These doctors were different. They didn’t judge him, or compare their story to his. No one said, “Suck it up, soldier.”
They listened to his every word. They sympathized with him.
He let everything out.
In late October, the military transferred Garrison to Walter Reed Army Medical Center in Washington. There he was spun through another cycle of psychiatric tests. Military doctors at Walter Reed diagnosed Garrison with PTSD and a borderline personality disorder.
Over the last six years, Defense Department records show that more than 22,500 personality disorder discharges have been processed.
A number of reports from servicemembers, veterans’ service organizations, and the media claiming ‘personality disorder’ discharges have been implemented inappropriately has spurred mental health professionals and political leaders into action.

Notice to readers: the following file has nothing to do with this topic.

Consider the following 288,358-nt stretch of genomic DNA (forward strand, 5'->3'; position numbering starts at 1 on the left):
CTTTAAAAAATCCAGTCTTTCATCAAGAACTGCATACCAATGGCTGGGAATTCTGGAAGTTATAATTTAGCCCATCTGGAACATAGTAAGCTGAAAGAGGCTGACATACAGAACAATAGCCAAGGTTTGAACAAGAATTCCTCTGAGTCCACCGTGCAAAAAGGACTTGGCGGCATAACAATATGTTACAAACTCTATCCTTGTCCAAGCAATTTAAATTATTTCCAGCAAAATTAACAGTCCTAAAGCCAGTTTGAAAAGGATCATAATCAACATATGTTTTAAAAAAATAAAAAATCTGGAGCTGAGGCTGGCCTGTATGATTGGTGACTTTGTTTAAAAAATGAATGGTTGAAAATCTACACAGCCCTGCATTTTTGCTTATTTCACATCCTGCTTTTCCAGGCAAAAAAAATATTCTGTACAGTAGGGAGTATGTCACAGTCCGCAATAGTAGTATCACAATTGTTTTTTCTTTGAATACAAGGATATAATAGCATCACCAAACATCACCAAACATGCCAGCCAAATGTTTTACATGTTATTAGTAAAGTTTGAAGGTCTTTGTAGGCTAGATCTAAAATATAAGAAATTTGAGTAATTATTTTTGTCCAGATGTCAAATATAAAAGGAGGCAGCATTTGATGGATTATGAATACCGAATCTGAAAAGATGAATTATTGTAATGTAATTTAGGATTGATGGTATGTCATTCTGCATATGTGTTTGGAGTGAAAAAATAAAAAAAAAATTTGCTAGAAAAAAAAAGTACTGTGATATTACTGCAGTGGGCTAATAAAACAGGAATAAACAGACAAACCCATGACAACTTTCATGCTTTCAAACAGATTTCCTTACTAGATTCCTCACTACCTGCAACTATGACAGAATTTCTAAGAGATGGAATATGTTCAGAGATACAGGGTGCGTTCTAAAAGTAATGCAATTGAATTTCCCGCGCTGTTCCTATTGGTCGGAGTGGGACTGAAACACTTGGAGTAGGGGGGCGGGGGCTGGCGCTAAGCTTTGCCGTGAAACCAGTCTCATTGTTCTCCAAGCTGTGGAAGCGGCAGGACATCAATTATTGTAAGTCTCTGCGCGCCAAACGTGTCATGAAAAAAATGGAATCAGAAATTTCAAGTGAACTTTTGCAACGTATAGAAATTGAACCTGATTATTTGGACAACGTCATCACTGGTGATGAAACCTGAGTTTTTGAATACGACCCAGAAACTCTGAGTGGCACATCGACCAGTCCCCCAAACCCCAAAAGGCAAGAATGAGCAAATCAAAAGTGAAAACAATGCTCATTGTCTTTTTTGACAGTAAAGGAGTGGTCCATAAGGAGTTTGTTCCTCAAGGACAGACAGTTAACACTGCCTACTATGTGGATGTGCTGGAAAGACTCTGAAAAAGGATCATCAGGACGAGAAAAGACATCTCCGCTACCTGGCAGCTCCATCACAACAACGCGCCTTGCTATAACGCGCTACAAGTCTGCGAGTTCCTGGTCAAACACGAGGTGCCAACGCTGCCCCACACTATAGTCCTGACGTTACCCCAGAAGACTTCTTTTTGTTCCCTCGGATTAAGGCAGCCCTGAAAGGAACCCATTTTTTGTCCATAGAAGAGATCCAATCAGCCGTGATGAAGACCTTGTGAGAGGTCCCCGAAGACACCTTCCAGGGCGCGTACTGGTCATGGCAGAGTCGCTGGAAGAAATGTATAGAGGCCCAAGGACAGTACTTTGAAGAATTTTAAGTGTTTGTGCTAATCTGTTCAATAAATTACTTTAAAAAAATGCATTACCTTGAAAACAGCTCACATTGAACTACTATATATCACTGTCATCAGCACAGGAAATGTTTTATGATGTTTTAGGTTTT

“It’s ridiculous,” said Rep. Bob Filner, D-Calif. “If they have a personality disorder, why didn’t the military know about it before? Why did the soldier get into the service to begin with?”
Filner, who chairs the Veterans Affairs Committee and has met with soldiers overseas, said he’s talked with military doctors who told him that they were directed to misdiagnose.
“I think it’s a purposeful diagnosis to save money,” he said.
An amendment in the FY 2008 National Defense Authorization Act limits the Pentagon’s use of personality disorders. The act, signed into law Jan. 28, also calls for a full accounting by April 1 for the thousands of servicemembers discharged on the basis of personality disorder.
Dr. Charles Goodstein, a psychiatrist at the New York University Medical Center and former military psychiatrist, said that in the Vietnam era, “personality disorder” diagnoses were the rationale for separation from the service.